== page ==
Then came the crucifixion and the shattering of their hopes. Their human wisdom said, “While there’s life, there’s hope.” The death of Jesus was the death of their hope. Even though they had his message, his example, and his ministry, the crucifixion meant that Jesus was another failed idealist. They had no reason to think differently.

Their hope was that God would send the Messiah to restore Israel and set Israel free from oppression. These two on the road with Jesus perceived God’s redeeming work in nationalistic terms. For them, it was over. Hope was gone.

In a New Light

Jesus then says, “Oh, how foolish you are, and how slow of heart to believe all that the prophets have declared! Was it not necessary that the Messiah should suffer these things and then enter into his glory?” Then beginning with Moses and all the prophets, he interpreted to them the things about himself in all the scriptures.

After the resurrection, Jesus’ disciples began to understand the scriptures in light of their Christian faith. They discovered many passages that illustrated their new faith. Luke is clear.

He believed that the risen Christ, through the Holy Spirit, was guiding the church into the true meaning of the Scriptures. In his story of the road to Emmaus, Luke introduced the process of reinterpreting the Scripture under the guidance of the risen Christ.

Prayer and Hospitality

While on the road with the two travelers, Jesus is not recognized as the Christ but only as a weary fellow traveler. The two extend an invitation to food and fellowship. As they offer hospitality, Jesus is revealed to them. It is here we get a clue to prayer and hospitality.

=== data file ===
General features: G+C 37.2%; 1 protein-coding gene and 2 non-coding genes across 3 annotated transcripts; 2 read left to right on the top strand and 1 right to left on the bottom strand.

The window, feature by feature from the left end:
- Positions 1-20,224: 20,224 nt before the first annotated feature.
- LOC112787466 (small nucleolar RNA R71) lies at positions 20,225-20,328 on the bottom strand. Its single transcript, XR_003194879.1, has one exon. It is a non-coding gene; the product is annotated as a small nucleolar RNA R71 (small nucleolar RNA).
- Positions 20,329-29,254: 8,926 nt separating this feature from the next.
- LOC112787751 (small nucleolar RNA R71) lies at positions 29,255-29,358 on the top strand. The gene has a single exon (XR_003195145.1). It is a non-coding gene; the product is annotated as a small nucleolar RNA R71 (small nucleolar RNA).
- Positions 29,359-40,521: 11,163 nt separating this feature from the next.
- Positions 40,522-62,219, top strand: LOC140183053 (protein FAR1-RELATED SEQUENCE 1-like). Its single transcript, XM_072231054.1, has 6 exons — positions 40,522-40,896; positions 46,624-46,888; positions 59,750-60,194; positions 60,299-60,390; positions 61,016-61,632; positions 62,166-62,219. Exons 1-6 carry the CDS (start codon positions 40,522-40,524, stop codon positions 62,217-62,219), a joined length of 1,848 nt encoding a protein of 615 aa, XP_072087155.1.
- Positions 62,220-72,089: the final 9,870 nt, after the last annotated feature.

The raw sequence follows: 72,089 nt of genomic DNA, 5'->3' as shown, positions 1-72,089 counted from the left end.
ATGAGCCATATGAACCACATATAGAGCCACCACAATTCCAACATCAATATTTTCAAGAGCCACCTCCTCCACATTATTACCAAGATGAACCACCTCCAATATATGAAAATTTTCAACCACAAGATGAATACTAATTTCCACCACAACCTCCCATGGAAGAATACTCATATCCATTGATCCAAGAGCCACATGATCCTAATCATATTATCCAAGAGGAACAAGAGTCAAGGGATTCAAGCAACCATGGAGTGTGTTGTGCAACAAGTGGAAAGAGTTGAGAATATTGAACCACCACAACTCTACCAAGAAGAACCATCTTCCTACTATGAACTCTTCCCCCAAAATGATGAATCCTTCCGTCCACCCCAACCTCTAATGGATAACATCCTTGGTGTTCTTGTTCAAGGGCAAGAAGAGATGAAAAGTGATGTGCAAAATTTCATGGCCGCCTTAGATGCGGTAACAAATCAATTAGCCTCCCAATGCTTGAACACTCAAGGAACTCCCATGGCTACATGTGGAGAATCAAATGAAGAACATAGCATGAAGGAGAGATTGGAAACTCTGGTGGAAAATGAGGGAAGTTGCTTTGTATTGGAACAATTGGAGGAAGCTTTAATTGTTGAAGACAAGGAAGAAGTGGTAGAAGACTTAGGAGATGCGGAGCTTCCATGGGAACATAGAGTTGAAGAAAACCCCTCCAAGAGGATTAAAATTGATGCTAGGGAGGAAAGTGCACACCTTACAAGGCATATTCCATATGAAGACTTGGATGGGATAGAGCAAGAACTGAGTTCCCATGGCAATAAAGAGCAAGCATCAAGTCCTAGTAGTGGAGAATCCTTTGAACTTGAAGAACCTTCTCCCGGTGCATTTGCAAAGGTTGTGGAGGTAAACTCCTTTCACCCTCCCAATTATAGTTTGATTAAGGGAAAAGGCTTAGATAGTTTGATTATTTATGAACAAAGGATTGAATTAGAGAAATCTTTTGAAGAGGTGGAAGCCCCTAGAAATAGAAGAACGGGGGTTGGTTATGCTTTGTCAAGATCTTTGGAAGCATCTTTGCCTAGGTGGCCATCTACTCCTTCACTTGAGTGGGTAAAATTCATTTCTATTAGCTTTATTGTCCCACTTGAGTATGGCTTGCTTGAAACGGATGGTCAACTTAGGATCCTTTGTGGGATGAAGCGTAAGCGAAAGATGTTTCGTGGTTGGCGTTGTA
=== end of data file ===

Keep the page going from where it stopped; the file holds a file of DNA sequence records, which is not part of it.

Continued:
“So, he went in to stay with them. After he took his seat at the table with them, he took the bread, blessed and broke it, and gave it to them. Their eyes were opened and they recognized him…” Luke 24:29-31

Jesus did not force himself on them, but when invited, the guest became the host. The meal was an ordinary meal, but the words were the familiar words of Holy Communion. The words, “took bread, blessed and broke it, and gave it…” reflect the language of the liturgy of the Lord’s Table.

Jesus took and blessed the bread. Blessing in the Greek is the word “eulogy.” Blessing is to eulogize God. The prayer was, “Blessed are you Lord God creator of the universe. For you sustain all your creation and satisfy our hearts with good things.” God is eulogized as creator, sustainer, and keeper of life. So, the prayer was praising God and not the food.

prayer and hospitality are essential to the Christian life. What do we encounter in Luke's gospel that illuminates how we can unite prayer and hospitality? Read the blog post at transforming mission.Word and Deed